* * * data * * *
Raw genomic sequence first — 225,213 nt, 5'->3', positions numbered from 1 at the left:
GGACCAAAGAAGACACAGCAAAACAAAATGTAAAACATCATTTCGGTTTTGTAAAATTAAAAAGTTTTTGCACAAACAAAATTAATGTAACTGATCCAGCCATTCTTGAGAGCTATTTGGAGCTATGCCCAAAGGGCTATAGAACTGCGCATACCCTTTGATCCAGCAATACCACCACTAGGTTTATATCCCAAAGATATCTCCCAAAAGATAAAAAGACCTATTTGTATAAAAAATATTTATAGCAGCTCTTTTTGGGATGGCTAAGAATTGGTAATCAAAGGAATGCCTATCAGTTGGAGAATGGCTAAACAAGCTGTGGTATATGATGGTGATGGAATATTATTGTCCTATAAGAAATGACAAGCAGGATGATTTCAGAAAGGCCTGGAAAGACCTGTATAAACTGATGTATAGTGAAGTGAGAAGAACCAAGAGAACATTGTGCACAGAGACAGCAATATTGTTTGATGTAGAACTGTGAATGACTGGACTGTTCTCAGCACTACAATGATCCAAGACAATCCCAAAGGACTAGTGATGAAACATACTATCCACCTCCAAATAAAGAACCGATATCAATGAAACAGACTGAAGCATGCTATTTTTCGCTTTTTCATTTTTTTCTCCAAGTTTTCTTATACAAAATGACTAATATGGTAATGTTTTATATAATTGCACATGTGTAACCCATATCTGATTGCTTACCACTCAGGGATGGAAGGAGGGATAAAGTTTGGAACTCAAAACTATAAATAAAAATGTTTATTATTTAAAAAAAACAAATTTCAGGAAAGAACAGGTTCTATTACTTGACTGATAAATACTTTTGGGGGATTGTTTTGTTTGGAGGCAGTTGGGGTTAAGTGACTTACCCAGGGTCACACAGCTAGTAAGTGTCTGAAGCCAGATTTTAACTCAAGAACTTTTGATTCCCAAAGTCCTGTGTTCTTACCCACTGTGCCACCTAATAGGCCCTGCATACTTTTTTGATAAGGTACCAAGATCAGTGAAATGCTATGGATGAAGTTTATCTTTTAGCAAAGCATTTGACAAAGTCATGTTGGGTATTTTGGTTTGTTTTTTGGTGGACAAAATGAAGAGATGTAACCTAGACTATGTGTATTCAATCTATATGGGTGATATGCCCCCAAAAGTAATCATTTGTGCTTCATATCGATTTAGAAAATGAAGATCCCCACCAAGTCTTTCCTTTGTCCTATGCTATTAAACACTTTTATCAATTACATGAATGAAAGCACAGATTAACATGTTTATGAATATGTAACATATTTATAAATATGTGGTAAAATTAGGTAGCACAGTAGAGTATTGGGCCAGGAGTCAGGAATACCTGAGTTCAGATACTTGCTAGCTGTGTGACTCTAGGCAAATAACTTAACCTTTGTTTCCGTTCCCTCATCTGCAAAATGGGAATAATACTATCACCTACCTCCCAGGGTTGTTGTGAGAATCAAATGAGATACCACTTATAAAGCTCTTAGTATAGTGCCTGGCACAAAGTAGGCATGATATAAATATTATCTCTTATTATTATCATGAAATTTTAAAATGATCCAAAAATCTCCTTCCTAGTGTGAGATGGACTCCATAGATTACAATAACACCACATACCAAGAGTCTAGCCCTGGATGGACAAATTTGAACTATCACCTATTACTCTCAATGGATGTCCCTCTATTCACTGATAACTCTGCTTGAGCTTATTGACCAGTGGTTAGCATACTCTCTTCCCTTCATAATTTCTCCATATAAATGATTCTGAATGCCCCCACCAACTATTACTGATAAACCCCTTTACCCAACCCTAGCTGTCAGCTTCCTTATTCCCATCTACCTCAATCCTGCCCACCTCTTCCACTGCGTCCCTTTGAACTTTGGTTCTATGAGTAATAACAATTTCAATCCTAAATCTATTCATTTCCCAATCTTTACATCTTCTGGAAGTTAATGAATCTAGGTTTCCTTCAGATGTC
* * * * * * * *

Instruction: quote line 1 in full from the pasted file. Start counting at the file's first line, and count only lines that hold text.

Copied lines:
Raw genomic sequence first — 225,213 nt, 5'->3', positions numbered from 1 at the left: